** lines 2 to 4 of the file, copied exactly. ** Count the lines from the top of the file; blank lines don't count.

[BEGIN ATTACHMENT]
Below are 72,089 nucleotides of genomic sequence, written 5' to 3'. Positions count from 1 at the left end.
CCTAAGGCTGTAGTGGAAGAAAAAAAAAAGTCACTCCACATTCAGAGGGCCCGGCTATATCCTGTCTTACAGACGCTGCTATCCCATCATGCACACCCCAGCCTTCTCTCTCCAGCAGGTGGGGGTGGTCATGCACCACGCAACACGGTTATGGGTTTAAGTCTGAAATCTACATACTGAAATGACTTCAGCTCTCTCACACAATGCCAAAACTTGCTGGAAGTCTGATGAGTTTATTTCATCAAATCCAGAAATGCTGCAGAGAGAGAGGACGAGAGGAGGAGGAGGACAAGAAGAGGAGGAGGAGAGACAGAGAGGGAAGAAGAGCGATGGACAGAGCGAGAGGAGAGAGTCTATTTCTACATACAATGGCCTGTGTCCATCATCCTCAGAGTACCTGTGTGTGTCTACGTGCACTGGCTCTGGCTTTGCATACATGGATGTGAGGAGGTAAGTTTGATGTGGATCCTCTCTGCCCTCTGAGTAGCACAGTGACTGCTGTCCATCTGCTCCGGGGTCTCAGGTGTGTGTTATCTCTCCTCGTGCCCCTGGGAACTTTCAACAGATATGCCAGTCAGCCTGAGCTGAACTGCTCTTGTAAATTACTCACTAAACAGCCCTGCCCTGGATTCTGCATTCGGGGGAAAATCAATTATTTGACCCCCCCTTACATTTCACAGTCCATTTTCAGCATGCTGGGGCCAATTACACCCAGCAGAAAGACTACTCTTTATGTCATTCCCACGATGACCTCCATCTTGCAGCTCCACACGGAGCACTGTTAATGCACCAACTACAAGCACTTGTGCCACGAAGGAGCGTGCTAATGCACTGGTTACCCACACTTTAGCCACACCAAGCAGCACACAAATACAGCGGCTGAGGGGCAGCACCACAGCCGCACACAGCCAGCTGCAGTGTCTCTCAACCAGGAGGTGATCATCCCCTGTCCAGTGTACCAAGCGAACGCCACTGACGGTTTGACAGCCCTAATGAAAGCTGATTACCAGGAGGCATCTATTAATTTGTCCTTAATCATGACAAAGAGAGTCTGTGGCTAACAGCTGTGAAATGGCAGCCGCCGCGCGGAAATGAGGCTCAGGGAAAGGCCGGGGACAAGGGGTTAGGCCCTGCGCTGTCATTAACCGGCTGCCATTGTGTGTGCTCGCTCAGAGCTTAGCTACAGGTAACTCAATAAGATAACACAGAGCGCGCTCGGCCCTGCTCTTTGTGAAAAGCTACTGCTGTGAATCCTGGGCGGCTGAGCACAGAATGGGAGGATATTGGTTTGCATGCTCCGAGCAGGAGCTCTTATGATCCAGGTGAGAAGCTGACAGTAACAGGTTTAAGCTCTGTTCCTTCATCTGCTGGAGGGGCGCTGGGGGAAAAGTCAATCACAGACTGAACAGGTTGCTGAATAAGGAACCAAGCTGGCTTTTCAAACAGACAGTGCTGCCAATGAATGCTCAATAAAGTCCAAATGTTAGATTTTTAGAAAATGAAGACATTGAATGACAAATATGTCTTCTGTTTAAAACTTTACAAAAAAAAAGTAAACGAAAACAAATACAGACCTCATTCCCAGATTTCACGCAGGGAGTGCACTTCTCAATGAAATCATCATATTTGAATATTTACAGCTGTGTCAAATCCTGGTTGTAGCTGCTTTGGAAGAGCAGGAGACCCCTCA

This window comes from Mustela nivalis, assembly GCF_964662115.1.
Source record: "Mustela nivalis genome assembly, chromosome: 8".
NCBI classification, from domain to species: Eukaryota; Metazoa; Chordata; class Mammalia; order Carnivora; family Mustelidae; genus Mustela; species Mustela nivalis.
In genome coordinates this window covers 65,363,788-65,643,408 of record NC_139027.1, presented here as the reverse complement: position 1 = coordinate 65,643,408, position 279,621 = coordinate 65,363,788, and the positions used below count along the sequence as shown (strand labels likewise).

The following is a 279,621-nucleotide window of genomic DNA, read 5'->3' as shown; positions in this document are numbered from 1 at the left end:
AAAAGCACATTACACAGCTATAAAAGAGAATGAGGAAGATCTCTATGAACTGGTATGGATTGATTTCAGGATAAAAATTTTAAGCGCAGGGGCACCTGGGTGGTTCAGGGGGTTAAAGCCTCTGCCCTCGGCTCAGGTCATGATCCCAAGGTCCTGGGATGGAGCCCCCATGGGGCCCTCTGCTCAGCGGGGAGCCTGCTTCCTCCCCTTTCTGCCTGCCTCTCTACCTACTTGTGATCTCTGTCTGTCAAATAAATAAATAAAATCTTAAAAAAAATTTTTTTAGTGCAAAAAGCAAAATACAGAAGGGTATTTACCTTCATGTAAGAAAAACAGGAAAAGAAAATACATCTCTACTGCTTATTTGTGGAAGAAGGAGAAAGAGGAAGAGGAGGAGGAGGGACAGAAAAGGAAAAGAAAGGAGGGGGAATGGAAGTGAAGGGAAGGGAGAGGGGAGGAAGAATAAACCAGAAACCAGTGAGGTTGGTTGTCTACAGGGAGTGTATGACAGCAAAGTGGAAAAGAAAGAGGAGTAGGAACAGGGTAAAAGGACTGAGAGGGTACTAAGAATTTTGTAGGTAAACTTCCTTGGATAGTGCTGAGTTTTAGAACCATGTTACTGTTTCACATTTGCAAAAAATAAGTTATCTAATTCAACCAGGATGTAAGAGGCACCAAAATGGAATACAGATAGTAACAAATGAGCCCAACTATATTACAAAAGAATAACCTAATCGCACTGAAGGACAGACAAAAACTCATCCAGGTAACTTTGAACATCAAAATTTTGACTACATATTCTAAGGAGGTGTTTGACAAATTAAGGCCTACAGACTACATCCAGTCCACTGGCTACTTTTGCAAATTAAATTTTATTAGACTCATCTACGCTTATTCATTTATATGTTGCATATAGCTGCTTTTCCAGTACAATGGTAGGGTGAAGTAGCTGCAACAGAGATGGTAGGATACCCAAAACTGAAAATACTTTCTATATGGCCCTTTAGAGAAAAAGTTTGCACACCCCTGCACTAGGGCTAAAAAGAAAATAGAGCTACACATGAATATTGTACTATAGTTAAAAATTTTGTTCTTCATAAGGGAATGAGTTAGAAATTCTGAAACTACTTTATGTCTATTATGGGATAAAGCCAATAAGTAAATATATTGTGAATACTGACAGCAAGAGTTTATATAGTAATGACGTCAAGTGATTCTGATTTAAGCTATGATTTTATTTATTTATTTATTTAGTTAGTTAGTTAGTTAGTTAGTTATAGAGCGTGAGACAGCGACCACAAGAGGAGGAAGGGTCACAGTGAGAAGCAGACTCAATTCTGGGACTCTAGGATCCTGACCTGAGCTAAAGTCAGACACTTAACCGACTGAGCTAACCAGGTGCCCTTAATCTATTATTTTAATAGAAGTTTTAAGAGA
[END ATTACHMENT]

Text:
CCTAAGGCTGTAGTGGAAGAAAAAAAAAAGTCACTCCACATTCAGAGGGCCCGGCTATATCCTGTCTTACAGACGCTGCTATCCCATCATGCACACCCCAGCCTTCTCTCTCCAGCAGGTGGGGGTGGTCATGCACCACGCAACACGGTTATGGGTTTAAGTCTGAAATCTACATACTGAAATGACTTCAGCTCTCTCACACAATGCCAAAACTTGCTGGAAGTCTGATGAGTTTATTTCATCAAATCCAGAAATGCTGCAGAGAGAGAGGACGAGAGGAGGAGGAGGACAAGAAGAGGAGGAGGAGAGACAGAGAGGGAAGAAGAGCGATGGACAGAGCGAGAGGAGAGAGTCTATTTCTACATACAATGGCCTGTGTCCATCATCCTCAGAGTACCTGTGTGTGTCTACGTGCACTGGCTCTGGCTTTGCATACATGGATGTGAGGAGGTAAGTTTGATGTGGATCCTCTCTGCCCTCTGAGTAGCACAGTGACTGCTGTCCATCTGCTCCGGGGTCTCAGGTGTGTGTTATCTCTCCTCGTGCCCCTGGGAACTTTCAACAGATATGCCAGTCAGCCTGAGCTGAACTGCTCTTGTAAATTACTCACTAAACAGCCCTGCCCTGGATTCTGCATTCGGGGGAAAATCAATTATTTGACCCCCCCTTACATTTCACAGTCCATTTTCAGCATGCTGGGGCCAATTACACCCAGCAGAAAGACTACTCTTTATGTCATTCCCACGATGACCTCCATCTTGCAGCTCCACACGGAGCACTGTTAATGCACCAACTACAAGCACTTGTGCCACGAAGGAGCGTGCTAATGCACTGGTTACCCACACTTTAGCCACACCAAGCAGCACACAAATACAGCGGCTGAGGGGCAGCACCACAGCCGCACACAGCCAGCTGCAGTGTCTCTCAACCAGGAGGTGATCATCCCCTGTCCAGTGTACCAAGCGAACGCCACTGACGGTTTGACAGCCCTAATGAAAGCTGATTACCAGGAGGCATCTATTAATTTGTCCTTAATCATGACAAAGAGAGTCTGTGGCTAACAGCTGTGAAATGGCAGCCGCCGCGCGGAAATGAGGCTCAGGGAAAGGCCGGGGACAAGGGGTTAGGCCCTGCGCTGTCATTAACCGGCTGCCATTGTGTGTGCTCGCTCAGAGCTTAGCTACAGGTAACTCAATAAGATAACACAGAGCGCGCTCGGCCCTGCTCTTTGTGAAAAGCTACTGCTGTGAATCCTGGGCGGCTGAGCACAGAATGGGAGGATATTGGTTTGCATGCTCCGAGCAGGAGCTCTTATGATCCAGGTGAGAAGCTGACAGTAACAGGTTTAAGCTCTGTTCCTTCATCTGCTGGAGGGGCGCTGGGGGAAAAGTCAATCACAGACTGAACAGGTTGCTGAATAAGGAACCAAGCTGGCTTTTCAAACAGACAGTGCTGCCAATGAATGCTCAATAAAGTCCAAATGTTAGATTTTTAGAAAATGAAGACATTGAATGACAAATATGTCTTCTGTTTAAAACTTTACAAAAAAAAAGTAAACGAAAACAAATACAGACCTCATTCCCAGATTTCACGCAGGGAGTGCACTTCTCAATGAAATCATCATATTTGAATATTTACAGCTGTGTCAAATCCTGGTTGTAGCTGCTTTGGAAGAGCAGGAGACCCCTCA

This window comes from Mustela nivalis, assembly GCF_964662115.1.
Source record: "Mustela nivalis genome assembly, chromosome: 8".